More than 70 of the 400 ingredients of cannabis make up a group of cannabinoids, biologically active substances of a special structure found exclusively in the cannabis plant. The main component responsible for the psychoactive properties of cannabis is trans-delta-9-tetrahydro-cannabinol (THC). But the total effect of cannabis is determined by all active cannabinoids. Delta-8-THC, the content of which is much lower than THC (according to some data, there is no delta-8-THC in the freshly collected material at all, has the same activity as THC. Cannabinol (CBN) is ten times less active than THC, Cannabidiol (CBD) does not have psychoactive properties. The content of THC, like other cannabinoids, depends on the type of plant. In the Indian variety of cannabis, in addition to trans-delta-9-THC, there are noticeable amounts of: a THC analog with a propyl side chain delta-9-tetrahydrocannabivarin (THB) and cannabidiol, in smaller amounts – cannabidivarin, cannabichromine, cis-delta-9-THC, cannabivarin and cannabinol. In trace amounts-cannabigerol, cannabicyclol and butyl analogues of THC, CBN and CBD. Like THC, cannabinol and cannabidiol have a five-membered hydrocarbon chain as a substituent in the aromatic core. Propyl homologues of CNB and CBD: cannabivarin and cannabidivarin make up from 0 to 20% of their total content. Homologues with a butyl substituent account for less than 1% of the amount of CBN and CBD. In addition to neutral cannabinoids, various cannabinolic acids are present, especially in the forms of resin and oil.
In addition to cannabinoids, cannabis contains many substances of other classes: terpenes, steroids, carbohydrates, phenols, carboxylic acids, nitrogen-containing compounds, alkaloids.
According to some data, there is no delta-8-THC in fresh plant material, but the isomerization of D-9-THC in D-8-THC is very easy.
In 2003, the journal Nature Medicine noted that the endocannabinoid system of the brain is involved in various processes of pain, memory, neurodegeneration and inflammation, and that cannabinoids have significant clinical potential.
According to The Guardian newspaper, scientists from one of the leading research centers in Madrid have found evidence that cannabis can prevent memory loss in patients suffering from Alzheimer’s disease. Their study showed that tetrahydrocannabinol – the main psychoactive component of cannabis-inhibits the activity of cells that cause damage to brain neurons.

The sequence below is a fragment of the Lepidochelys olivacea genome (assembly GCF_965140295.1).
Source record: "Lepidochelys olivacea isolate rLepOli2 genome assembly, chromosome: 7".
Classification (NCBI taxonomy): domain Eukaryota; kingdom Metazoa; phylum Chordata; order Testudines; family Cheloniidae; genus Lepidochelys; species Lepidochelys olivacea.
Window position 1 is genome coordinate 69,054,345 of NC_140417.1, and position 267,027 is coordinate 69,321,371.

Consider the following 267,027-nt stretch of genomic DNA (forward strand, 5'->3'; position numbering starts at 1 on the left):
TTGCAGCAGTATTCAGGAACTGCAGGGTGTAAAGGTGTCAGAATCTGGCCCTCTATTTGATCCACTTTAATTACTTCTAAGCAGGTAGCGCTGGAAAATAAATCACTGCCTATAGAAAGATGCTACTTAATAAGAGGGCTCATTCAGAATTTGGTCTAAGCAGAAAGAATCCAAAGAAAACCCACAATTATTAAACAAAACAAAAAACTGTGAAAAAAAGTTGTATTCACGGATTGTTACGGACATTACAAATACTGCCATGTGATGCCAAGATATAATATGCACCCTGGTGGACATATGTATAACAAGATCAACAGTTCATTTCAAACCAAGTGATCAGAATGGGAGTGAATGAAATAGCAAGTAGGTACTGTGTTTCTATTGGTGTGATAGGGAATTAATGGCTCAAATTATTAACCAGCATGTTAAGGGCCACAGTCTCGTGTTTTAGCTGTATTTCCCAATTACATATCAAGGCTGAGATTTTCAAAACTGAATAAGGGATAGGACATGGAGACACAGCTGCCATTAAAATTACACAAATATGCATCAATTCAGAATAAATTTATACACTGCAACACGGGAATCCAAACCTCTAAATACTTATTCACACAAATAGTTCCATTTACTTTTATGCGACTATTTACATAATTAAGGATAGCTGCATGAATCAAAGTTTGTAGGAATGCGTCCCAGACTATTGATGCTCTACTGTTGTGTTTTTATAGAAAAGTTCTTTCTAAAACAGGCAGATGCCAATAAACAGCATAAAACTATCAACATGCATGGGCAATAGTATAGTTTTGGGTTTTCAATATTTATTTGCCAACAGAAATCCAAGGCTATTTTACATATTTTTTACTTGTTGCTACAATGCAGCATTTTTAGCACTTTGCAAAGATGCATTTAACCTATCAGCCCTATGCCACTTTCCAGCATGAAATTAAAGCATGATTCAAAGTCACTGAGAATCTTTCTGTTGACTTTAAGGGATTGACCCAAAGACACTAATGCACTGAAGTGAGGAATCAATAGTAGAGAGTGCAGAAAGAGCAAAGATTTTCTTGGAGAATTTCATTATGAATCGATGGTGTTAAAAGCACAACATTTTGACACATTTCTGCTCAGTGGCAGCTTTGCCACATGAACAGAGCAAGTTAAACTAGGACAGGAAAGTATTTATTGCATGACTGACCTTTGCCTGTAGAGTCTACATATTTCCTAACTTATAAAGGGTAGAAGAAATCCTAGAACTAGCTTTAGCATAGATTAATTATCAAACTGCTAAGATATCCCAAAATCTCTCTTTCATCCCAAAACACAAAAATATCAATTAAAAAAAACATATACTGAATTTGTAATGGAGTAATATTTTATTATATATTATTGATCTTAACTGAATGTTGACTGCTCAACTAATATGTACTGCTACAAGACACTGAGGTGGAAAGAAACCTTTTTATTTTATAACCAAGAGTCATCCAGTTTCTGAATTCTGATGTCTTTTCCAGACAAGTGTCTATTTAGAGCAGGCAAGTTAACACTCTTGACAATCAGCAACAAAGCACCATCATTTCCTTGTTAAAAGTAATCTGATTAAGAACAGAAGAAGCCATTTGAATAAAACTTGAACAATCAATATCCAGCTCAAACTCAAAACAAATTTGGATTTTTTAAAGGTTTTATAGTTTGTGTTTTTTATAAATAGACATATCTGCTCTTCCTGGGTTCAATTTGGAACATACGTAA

Cannabis and its preparations are successfully used to improve the conditions of patients with cancer and AIDS. THC is successfully used in the fight against nausea caused by the use of anti-cancer drugs; this substance is approved by the American Food and Drug Administration for the above purpose. In some countries (for example, the Netherlands and Canada), cannabis is used as a medicine for cancer patients, as an antiemetic used in chemotherapy. At the same time, pharmacological studies do not show the advantages of cannabis over other, more traditional antiemetics and analgesics. As a result, the appointment of cannabis preparations is an exception, with individual intolerance to traditional drugs.
Meanwhile, in the United States, legislation prevents the conduct of full-fledged studies of the clinical effectiveness of cannabinoids. At the same time, in the UK, the government allowed a pharmaceutical company to grow various varieties of cannabis for the purpose of clinical trials of the cannabinoids obtained from it.
The main physiological manifestations of the effects of cannabinoids on the human body, depending on the dose, are:
1. injection of the conjunctiva of the eyeballs (redness)
2. tachycardia (increased heart rate), and as a result-an increase in blood pressure.
3. dry mouth.